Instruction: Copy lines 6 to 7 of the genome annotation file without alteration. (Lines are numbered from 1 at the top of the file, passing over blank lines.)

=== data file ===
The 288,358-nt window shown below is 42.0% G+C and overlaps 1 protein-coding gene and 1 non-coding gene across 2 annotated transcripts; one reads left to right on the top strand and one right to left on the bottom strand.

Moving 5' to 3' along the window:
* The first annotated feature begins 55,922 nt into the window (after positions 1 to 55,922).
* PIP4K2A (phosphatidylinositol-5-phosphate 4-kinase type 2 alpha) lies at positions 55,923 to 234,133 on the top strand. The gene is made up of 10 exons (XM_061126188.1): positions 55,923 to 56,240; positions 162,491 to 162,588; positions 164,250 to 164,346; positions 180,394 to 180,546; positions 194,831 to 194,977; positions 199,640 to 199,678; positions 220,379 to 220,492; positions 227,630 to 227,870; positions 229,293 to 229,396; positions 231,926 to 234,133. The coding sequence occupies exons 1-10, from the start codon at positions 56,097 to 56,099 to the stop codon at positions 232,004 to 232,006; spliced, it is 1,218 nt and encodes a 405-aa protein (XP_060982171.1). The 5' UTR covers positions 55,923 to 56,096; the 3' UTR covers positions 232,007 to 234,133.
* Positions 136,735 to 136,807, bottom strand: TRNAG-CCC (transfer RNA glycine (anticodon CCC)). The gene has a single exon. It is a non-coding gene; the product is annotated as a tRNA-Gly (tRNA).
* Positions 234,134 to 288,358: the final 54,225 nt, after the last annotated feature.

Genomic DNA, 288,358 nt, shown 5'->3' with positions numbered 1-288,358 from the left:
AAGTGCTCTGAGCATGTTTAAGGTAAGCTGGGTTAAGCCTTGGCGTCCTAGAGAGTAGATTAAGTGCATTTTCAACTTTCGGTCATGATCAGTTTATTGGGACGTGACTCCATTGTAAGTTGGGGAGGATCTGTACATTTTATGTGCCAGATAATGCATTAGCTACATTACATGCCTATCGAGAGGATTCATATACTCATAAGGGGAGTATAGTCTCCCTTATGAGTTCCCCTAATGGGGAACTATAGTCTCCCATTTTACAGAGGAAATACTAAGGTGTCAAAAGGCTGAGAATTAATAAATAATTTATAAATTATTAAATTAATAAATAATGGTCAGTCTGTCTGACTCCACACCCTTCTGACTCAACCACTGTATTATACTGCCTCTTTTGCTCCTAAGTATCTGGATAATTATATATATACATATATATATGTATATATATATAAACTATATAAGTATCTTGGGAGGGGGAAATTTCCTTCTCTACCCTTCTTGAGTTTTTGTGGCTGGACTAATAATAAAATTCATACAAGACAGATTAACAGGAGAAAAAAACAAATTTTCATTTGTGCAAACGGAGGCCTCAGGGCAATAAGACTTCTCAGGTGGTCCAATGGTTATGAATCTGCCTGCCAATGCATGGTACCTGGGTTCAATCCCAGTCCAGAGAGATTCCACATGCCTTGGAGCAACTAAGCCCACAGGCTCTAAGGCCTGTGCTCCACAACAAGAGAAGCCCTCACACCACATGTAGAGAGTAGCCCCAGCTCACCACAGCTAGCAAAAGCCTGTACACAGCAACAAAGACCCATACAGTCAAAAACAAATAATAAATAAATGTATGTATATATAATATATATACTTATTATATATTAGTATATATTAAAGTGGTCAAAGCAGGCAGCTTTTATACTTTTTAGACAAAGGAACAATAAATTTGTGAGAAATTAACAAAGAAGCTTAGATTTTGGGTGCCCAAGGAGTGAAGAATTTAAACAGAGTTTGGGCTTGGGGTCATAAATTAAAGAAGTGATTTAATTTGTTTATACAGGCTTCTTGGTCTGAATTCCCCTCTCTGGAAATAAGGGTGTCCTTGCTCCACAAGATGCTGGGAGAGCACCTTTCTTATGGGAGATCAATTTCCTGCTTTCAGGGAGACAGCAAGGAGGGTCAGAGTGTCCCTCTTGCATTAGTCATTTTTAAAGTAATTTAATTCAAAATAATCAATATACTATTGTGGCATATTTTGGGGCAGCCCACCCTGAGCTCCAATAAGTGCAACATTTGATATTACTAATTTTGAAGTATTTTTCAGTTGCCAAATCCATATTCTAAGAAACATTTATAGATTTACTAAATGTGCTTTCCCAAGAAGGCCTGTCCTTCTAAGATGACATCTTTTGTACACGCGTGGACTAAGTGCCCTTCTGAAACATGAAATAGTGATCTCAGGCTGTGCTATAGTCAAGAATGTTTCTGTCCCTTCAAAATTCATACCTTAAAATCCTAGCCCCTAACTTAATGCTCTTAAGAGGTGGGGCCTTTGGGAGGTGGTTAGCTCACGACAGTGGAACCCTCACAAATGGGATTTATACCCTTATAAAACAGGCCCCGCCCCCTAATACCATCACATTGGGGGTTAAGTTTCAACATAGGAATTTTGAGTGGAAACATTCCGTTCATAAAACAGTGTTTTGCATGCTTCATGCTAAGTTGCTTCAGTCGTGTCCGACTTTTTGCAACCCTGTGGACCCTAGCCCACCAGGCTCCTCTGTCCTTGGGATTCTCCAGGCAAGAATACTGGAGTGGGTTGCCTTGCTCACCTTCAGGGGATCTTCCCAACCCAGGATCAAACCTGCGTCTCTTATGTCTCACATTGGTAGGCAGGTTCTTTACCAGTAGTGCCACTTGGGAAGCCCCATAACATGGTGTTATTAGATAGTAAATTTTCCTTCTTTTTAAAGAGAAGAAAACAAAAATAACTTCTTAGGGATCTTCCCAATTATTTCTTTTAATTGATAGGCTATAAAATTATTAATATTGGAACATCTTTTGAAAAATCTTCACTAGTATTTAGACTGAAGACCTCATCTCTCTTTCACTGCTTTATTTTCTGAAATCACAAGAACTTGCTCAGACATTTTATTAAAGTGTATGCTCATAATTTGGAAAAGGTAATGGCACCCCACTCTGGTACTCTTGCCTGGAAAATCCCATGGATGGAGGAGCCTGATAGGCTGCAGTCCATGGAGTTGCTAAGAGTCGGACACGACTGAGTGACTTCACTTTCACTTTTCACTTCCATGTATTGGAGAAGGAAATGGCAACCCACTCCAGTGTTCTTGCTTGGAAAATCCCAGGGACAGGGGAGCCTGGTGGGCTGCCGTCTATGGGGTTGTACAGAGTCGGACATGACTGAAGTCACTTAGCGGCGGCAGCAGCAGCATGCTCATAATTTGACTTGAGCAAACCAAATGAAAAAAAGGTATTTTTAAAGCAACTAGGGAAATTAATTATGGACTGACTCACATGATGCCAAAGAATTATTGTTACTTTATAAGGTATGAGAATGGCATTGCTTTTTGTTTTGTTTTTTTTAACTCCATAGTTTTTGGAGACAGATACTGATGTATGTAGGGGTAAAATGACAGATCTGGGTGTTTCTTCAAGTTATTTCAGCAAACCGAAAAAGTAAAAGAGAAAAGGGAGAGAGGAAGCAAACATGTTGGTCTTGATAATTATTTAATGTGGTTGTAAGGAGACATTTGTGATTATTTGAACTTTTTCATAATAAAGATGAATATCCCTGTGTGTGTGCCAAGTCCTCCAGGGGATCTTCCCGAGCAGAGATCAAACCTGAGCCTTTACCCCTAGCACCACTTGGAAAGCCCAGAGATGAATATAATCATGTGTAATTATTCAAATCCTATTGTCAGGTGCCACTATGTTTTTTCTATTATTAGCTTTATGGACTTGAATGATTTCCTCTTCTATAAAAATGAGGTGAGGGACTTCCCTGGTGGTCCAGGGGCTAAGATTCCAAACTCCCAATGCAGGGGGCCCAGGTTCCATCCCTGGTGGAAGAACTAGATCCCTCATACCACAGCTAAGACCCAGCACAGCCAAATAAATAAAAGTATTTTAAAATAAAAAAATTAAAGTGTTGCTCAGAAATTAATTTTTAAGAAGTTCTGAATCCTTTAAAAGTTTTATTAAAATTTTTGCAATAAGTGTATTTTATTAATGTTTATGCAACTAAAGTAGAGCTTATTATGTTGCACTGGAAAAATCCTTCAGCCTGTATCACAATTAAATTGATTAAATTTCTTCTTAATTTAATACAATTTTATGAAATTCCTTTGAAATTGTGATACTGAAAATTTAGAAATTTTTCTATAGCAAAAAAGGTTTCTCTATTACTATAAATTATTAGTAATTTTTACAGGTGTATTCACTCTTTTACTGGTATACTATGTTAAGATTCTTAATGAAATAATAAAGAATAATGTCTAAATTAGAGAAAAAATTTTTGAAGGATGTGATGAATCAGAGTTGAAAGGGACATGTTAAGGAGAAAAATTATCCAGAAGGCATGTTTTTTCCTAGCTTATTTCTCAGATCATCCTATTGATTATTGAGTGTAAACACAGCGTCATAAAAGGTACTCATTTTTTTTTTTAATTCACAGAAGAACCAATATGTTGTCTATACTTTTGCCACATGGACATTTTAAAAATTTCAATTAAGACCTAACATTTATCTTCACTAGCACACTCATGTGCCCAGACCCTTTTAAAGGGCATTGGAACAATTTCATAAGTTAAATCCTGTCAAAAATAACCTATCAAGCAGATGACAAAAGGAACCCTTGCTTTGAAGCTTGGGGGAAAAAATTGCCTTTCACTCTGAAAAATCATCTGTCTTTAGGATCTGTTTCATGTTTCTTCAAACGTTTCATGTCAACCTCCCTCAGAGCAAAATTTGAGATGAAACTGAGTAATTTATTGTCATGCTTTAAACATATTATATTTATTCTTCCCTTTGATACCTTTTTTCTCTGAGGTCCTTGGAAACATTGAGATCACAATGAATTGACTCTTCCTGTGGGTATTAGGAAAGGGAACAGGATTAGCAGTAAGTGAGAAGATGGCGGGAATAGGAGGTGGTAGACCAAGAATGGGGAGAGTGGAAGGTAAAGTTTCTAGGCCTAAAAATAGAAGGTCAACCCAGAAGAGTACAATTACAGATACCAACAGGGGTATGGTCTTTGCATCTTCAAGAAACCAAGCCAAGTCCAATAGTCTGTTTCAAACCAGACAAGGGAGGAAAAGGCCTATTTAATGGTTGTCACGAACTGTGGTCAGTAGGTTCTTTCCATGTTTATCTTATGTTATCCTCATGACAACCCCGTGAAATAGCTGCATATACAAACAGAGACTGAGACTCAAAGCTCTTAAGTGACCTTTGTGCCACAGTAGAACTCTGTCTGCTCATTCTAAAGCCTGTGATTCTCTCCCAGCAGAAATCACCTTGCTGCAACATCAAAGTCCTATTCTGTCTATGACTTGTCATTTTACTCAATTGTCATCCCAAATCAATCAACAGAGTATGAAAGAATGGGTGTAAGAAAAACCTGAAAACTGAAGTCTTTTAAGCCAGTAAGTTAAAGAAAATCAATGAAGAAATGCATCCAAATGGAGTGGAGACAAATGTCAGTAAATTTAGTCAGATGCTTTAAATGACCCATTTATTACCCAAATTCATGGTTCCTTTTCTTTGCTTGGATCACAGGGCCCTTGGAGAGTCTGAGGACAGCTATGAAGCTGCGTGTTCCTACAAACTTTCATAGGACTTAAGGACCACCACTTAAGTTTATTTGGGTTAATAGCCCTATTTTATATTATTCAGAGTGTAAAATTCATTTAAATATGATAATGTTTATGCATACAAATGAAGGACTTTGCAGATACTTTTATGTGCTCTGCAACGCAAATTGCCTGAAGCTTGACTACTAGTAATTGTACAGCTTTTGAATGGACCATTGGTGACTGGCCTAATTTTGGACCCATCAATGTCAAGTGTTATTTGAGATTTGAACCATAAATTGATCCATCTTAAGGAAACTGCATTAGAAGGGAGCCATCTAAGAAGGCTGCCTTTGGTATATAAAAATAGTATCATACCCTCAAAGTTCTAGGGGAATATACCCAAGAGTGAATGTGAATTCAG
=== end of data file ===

* Positions 234,134 to 288,358: the final 54,225 nt, after the last annotated feature.

Genomic DNA, 288,358 nt, shown 5'->3' with positions numbered 1-288,358 from the left: